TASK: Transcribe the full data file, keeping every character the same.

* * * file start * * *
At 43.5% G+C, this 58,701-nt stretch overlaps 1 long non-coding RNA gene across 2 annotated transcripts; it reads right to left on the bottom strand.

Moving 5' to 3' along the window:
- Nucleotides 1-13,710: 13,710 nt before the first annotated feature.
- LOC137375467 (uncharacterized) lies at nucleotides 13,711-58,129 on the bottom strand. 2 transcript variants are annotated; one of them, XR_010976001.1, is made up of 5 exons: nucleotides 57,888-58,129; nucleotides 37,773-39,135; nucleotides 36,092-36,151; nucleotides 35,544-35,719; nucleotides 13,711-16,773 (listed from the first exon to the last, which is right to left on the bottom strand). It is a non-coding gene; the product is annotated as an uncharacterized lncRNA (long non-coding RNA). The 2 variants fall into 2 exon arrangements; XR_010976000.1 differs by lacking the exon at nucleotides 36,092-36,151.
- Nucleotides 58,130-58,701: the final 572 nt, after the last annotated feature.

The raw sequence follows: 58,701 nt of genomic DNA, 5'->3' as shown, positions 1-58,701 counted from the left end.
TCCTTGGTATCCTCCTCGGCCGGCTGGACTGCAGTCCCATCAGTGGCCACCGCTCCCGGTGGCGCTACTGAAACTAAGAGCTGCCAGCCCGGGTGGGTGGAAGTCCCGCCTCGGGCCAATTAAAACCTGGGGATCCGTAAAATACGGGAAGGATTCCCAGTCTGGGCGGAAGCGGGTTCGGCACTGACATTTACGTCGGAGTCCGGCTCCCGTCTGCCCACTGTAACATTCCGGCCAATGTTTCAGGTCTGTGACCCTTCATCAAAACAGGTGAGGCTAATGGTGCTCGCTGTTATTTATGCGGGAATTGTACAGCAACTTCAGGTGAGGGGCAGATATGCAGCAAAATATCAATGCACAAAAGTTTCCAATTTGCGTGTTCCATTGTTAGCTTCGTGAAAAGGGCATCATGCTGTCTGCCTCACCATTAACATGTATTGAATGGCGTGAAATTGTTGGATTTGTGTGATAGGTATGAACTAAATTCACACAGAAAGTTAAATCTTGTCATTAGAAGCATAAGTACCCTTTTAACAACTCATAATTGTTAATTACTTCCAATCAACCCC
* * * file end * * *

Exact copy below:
At 43.5% G+C, this 58,701-nt stretch overlaps 1 long non-coding RNA gene across 2 annotated transcripts; it reads right to left on the bottom strand.

Moving 5' to 3' along the window:
- Nucleotides 1-13,710: 13,710 nt before the first annotated feature.
- LOC137375467 (uncharacterized) lies at nucleotides 13,711-58,129 on the bottom strand. 2 transcript variants are annotated; one of them, XR_010976001.1, is made up of 5 exons: nucleotides 57,888-58,129; nucleotides 37,773-39,135; nucleotides 36,092-36,151; nucleotides 35,544-35,719; nucleotides 13,711-16,773 (listed from the first exon to the last, which is right to left on the bottom strand). It is a non-coding gene; the product is annotated as an uncharacterized lncRNA (long non-coding RNA). The 2 variants fall into 2 exon arrangements; XR_010976000.1 differs by lacking the exon at nucleotides 36,092-36,151.
- Nucleotides 58,130-58,701: the final 572 nt, after the last annotated feature.

The raw sequence follows: 58,701 nt of genomic DNA, 5'->3' as shown, positions 1-58,701 counted from the left end.
TCCTTGGTATCCTCCTCGGCCGGCTGGACTGCAGTCCCATCAGTGGCCACCGCTCCCGGTGGCGCTACTGAAACTAAGAGCTGCCAGCCCGGGTGGGTGGAAGTCCCGCCTCGGGCCAATTAAAACCTGGGGATCCGTAAAATACGGGAAGGATTCCCAGTCTGGGCGGAAGCGGGTTCGGCACTGACATTTACGTCGGAGTCCGGCTCCCGTCTGCCCACTGTAACATTCCGGCCAATGTTTCAGGTCTGTGACCCTTCATCAAAACAGGTGAGGCTAATGGTGCTCGCTGTTATTTATGCGGGAATTGTACAGCAACTTCAGGTGAGGGGCAGATATGCAGCAAAATATCAATGCACAAAAGTTTCCAATTTGCGTGTTCCATTGTTAGCTTCGTGAAAAGGGCATCATGCTGTCTGCCTCACCATTAACATGTATTGAATGGCGTGAAATTGTTGGATTTGTGTGATAGGTATGAACTAAATTCACACAGAAAGTTAAATCTTGTCATTAGAAGCATAAGTACCCTTTTAACAACTCATAATTGTTAATTACTTCCAATCAACCCC